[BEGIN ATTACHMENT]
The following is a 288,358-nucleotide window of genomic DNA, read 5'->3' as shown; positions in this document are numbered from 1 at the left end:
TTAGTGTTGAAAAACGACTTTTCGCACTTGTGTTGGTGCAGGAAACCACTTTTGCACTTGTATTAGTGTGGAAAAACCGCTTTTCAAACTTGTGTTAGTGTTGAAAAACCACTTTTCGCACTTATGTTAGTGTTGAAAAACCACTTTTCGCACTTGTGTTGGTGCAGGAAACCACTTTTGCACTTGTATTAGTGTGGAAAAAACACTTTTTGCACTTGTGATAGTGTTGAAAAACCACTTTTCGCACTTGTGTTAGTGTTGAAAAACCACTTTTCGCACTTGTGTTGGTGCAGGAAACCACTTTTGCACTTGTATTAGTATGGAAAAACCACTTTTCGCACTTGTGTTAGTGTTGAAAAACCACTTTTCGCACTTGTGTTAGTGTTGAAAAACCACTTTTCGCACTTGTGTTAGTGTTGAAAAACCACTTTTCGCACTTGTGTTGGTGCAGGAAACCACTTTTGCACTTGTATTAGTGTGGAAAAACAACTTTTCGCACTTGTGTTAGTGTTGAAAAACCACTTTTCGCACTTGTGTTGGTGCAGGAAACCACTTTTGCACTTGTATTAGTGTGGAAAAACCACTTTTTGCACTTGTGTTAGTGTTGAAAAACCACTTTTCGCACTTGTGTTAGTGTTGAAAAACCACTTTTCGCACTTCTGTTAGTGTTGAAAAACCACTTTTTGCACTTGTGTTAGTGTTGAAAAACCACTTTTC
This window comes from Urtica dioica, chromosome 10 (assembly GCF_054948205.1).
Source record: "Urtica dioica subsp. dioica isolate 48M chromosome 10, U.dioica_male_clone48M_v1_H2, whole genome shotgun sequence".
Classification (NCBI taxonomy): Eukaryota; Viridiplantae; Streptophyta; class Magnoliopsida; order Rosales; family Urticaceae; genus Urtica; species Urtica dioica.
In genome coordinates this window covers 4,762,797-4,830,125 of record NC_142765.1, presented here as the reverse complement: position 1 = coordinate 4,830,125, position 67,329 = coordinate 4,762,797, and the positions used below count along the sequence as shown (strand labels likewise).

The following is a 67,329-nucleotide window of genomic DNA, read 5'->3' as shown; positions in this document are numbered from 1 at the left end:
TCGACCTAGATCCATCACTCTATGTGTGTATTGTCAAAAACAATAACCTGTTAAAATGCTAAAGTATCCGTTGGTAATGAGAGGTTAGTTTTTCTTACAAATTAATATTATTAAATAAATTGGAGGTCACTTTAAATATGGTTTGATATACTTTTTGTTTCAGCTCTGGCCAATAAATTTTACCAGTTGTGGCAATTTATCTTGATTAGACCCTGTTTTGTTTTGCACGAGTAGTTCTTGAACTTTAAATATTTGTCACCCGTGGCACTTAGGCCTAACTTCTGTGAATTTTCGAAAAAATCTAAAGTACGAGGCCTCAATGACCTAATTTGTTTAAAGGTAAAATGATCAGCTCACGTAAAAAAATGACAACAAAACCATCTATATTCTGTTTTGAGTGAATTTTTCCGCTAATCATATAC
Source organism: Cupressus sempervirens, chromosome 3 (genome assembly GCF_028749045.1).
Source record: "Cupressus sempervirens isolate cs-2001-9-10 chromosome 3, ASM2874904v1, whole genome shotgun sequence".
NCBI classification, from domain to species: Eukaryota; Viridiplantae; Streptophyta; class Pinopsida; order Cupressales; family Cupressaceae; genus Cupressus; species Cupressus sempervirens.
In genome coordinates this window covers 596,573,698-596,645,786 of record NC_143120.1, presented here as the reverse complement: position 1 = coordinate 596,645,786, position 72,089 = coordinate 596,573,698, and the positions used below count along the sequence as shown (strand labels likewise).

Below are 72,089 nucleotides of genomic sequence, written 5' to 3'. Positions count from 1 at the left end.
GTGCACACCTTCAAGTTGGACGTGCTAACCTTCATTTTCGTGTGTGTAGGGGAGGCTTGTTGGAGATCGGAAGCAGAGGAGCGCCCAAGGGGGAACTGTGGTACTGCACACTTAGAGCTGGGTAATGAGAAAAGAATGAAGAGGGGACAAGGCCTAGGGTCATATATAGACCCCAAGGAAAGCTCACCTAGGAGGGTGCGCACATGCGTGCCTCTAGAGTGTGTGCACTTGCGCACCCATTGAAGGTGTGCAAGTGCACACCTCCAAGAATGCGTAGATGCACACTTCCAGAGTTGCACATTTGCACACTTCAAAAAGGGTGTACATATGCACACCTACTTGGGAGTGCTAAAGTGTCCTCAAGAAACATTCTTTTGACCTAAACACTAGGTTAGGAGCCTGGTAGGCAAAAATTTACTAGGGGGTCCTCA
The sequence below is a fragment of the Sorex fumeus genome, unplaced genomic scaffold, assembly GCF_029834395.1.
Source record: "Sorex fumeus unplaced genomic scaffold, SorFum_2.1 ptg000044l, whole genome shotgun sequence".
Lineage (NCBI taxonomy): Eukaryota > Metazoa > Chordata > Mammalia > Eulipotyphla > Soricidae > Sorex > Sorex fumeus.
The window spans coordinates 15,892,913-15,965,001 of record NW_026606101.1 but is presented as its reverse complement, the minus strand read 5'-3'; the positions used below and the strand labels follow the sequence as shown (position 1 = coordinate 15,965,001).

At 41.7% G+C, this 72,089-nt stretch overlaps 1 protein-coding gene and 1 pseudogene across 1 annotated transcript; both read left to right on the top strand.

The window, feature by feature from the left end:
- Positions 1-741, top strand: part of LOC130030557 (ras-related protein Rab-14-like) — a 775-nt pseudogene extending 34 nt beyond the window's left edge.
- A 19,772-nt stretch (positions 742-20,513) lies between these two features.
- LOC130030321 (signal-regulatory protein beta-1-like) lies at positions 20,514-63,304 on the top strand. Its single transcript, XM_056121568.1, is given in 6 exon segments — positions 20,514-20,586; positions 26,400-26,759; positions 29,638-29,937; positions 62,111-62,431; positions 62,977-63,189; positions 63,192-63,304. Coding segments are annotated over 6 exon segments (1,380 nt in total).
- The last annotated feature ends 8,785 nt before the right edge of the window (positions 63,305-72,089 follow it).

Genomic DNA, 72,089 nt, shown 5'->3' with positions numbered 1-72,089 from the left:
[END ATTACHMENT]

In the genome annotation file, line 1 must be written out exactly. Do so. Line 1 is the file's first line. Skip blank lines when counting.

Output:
The following is a 288,358-nucleotide window of genomic DNA, read 5'->3' as shown; positions in this document are numbered from 1 at the left end: